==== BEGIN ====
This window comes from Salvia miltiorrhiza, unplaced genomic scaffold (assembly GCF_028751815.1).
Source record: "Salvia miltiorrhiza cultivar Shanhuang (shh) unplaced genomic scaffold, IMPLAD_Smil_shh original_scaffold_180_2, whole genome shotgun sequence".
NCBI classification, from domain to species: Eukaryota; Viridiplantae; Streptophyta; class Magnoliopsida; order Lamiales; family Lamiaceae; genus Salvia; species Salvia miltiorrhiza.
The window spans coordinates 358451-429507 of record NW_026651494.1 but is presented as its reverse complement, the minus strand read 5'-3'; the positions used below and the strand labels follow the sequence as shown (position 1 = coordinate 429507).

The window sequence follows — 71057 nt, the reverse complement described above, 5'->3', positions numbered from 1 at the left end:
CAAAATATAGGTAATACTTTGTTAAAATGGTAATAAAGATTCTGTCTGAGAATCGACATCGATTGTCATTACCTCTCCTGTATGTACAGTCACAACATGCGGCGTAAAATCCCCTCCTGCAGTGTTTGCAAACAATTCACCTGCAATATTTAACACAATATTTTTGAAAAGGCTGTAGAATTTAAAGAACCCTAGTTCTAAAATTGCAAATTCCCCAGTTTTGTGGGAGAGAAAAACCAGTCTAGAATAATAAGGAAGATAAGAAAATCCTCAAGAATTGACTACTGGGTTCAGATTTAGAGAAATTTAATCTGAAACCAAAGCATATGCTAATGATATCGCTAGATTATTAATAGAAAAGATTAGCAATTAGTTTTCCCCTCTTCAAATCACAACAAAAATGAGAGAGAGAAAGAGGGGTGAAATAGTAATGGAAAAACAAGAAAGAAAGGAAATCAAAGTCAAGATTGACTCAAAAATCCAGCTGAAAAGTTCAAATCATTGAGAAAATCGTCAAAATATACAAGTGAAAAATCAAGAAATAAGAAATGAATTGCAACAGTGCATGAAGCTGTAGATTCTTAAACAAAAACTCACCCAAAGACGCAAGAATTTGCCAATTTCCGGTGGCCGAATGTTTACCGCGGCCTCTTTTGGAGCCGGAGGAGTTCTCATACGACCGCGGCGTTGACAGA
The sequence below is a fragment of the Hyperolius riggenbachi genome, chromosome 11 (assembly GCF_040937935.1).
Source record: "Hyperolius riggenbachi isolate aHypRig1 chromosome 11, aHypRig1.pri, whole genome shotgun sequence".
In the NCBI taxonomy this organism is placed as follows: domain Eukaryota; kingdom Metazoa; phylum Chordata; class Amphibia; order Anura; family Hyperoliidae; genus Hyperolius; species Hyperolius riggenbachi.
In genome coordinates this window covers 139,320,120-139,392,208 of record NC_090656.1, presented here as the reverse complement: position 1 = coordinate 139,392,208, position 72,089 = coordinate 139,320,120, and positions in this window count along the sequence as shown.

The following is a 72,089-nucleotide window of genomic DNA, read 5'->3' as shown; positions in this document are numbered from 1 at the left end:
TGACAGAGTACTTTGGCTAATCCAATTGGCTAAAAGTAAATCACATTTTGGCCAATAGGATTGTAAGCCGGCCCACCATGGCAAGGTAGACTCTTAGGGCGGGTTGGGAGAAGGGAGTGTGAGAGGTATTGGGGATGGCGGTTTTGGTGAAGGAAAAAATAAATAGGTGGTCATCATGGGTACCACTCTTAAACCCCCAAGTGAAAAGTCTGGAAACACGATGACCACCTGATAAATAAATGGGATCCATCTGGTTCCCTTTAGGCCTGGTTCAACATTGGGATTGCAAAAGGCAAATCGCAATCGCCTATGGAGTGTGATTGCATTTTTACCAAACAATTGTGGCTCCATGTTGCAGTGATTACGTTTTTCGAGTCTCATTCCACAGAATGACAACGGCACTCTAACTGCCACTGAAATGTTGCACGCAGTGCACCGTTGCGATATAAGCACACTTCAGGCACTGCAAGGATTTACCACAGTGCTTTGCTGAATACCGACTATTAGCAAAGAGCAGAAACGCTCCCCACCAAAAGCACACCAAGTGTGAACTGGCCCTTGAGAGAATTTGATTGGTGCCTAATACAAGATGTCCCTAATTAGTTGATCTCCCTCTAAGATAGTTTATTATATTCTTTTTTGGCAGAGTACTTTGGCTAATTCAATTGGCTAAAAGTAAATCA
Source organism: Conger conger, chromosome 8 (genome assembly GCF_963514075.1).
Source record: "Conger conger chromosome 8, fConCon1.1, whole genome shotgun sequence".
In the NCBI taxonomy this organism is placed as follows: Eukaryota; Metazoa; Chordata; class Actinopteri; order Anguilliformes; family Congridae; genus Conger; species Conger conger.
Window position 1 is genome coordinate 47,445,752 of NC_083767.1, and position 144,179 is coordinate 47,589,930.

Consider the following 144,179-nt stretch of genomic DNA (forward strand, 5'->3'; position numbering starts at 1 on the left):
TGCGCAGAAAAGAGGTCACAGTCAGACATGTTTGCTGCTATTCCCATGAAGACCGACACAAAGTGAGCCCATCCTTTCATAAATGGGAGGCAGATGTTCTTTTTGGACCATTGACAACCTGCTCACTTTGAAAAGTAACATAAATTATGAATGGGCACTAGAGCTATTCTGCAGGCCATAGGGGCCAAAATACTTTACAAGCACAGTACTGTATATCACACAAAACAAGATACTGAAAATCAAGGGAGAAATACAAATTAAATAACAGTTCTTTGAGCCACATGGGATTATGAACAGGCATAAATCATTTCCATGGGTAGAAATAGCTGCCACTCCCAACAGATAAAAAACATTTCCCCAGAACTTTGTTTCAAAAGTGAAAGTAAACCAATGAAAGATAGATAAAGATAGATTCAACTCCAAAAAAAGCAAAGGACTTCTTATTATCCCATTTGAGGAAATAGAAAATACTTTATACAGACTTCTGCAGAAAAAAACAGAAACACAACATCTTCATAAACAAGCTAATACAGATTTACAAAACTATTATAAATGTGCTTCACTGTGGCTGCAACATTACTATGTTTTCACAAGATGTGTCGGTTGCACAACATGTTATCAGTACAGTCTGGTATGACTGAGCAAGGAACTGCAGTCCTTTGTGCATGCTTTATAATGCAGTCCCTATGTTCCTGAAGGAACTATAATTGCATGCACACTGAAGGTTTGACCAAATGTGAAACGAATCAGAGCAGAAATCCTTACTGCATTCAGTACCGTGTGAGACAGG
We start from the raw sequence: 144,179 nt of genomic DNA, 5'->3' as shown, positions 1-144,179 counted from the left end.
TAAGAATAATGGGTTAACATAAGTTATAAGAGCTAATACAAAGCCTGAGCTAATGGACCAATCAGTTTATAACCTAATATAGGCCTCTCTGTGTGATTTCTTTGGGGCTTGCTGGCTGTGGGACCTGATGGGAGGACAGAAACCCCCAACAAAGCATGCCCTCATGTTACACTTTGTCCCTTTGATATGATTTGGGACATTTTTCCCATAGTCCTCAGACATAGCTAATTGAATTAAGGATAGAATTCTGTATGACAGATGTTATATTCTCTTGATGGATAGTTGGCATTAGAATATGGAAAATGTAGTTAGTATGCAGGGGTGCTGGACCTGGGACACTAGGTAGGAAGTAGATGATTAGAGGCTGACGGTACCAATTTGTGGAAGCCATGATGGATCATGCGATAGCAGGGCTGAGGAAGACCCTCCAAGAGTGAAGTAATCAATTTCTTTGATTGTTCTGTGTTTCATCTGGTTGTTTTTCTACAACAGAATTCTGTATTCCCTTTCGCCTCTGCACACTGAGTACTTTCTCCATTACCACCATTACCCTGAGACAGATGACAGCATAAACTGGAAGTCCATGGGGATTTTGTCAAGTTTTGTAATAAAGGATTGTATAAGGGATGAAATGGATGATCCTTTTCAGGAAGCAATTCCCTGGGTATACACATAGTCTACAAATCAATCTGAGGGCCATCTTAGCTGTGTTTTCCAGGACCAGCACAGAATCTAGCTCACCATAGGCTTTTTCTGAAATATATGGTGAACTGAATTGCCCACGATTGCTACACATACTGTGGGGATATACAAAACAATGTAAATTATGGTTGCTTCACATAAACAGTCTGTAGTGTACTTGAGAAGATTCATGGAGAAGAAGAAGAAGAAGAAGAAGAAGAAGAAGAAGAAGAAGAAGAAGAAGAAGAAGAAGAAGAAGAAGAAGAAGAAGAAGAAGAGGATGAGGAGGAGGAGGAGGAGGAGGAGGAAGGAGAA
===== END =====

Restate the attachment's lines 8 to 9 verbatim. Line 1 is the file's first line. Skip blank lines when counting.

Source record: "Hyperolius riggenbachi isolate aHypRig1 chromosome 11, aHypRig1.pri, whole genome shotgun sequence".
In the NCBI taxonomy this organism is placed as follows: domain Eukaryota; kingdom Metazoa; phylum Chordata; class Amphibia; order Anura; family Hyperoliidae; genus Hyperolius; species Hyperolius riggenbachi.